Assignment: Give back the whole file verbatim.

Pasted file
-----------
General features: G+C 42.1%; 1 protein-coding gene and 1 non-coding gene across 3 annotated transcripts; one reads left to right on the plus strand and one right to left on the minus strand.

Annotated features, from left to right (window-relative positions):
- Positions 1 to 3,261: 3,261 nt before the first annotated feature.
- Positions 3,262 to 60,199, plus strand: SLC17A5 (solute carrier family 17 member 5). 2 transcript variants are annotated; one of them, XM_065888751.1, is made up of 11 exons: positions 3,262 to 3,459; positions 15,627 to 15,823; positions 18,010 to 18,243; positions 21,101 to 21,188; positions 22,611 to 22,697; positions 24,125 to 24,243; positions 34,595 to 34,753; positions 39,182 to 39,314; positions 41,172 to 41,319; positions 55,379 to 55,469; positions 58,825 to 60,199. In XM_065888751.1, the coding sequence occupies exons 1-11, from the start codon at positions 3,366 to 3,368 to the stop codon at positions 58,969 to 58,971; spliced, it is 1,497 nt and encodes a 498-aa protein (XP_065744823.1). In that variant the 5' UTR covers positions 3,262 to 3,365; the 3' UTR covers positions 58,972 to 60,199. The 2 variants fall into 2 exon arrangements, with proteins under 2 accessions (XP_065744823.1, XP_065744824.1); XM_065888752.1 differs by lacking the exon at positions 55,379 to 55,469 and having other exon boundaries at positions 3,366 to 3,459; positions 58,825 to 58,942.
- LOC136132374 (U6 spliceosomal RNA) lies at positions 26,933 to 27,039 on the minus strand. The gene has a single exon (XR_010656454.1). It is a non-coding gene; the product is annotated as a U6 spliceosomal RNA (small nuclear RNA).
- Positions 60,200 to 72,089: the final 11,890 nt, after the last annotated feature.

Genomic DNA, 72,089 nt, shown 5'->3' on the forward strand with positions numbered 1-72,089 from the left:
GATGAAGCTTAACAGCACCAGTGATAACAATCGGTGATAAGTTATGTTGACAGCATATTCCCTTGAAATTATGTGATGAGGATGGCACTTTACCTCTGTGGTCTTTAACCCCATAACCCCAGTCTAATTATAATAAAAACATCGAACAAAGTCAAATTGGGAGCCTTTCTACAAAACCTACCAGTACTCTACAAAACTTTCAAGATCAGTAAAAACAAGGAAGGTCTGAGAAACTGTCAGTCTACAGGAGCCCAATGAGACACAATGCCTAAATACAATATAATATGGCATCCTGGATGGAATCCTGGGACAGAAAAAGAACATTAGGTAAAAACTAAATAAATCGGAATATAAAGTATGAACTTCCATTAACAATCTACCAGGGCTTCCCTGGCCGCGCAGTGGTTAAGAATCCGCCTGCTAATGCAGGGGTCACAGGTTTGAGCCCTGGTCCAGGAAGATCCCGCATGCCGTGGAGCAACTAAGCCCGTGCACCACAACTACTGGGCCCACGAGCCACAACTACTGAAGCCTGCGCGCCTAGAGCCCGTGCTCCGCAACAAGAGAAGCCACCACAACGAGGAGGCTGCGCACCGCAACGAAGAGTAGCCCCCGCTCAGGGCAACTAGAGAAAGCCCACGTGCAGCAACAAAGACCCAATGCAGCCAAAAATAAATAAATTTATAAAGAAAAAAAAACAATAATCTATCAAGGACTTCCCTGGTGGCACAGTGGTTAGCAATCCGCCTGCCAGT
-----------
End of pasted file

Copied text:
General features: G+C 42.1%; 1 protein-coding gene and 1 non-coding gene across 3 annotated transcripts; one reads left to right on the plus strand and one right to left on the minus strand.

Annotated features, from left to right (window-relative positions):
- Positions 1 to 3,261: 3,261 nt before the first annotated feature.
- Positions 3,262 to 60,199, plus strand: SLC17A5 (solute carrier family 17 member 5). 2 transcript variants are annotated; one of them, XM_065888751.1, is made up of 11 exons: positions 3,262 to 3,459; positions 15,627 to 15,823; positions 18,010 to 18,243; positions 21,101 to 21,188; positions 22,611 to 22,697; positions 24,125 to 24,243; positions 34,595 to 34,753; positions 39,182 to 39,314; positions 41,172 to 41,319; positions 55,379 to 55,469; positions 58,825 to 60,199. In XM_065888751.1, the coding sequence occupies exons 1-11, from the start codon at positions 3,366 to 3,368 to the stop codon at positions 58,969 to 58,971; spliced, it is 1,497 nt and encodes a 498-aa protein (XP_065744823.1). In that variant the 5' UTR covers positions 3,262 to 3,365; the 3' UTR covers positions 58,972 to 60,199. The 2 variants fall into 2 exon arrangements, with proteins under 2 accessions (XP_065744823.1, XP_065744824.1); XM_065888752.1 differs by lacking the exon at positions 55,379 to 55,469 and having other exon boundaries at positions 3,366 to 3,459; positions 58,825 to 58,942.
- LOC136132374 (U6 spliceosomal RNA) lies at positions 26,933 to 27,039 on the minus strand. The gene has a single exon (XR_010656454.1). It is a non-coding gene; the product is annotated as a U6 spliceosomal RNA (small nuclear RNA).
- Positions 60,200 to 72,089: the final 11,890 nt, after the last annotated feature.

Genomic DNA, 72,089 nt, shown 5'->3' on the forward strand with positions numbered 1-72,089 from the left:
GATGAAGCTTAACAGCACCAGTGATAACAATCGGTGATAAGTTATGTTGACAGCATATTCCCTTGAAATTATGTGATGAGGATGGCACTTTACCTCTGTGGTCTTTAACCCCATAACCCCAGTCTAATTATAATAAAAACATCGAACAAAGTCAAATTGGGAGCCTTTCTACAAAACCTACCAGTACTCTACAAAACTTTCAAGATCAGTAAAAACAAGGAAGGTCTGAGAAACTGTCAGTCTACAGGAGCCCAATGAGACACAATGCCTAAATACAATATAATATGGCATCCTGGATGGAATCCTGGGACAGAAAAAGAACATTAGGTAAAAACTAAATAAATCGGAATATAAAGTATGAACTTCCATTAACAATCTACCAGGGCTTCCCTGGCCGCGCAGTGGTTAAGAATCCGCCTGCTAATGCAGGGGTCACAGGTTTGAGCCCTGGTCCAGGAAGATCCCGCATGCCGTGGAGCAACTAAGCCCGTGCACCACAACTACTGGGCCCACGAGCCACAACTACTGAAGCCTGCGCGCCTAGAGCCCGTGCTCCGCAACAAGAGAAGCCACCACAACGAGGAGGCTGCGCACCGCAACGAAGAGTAGCCCCCGCTCAGGGCAACTAGAGAAAGCCCACGTGCAGCAACAAAGACCCAATGCAGCCAAAAATAAATAAATTTATAAAGAAAAAAAAACAATAATCTATCAAGGACTTCCCTGGTGGCACAGTGGTTAGCAATCCGCCTGCCAGT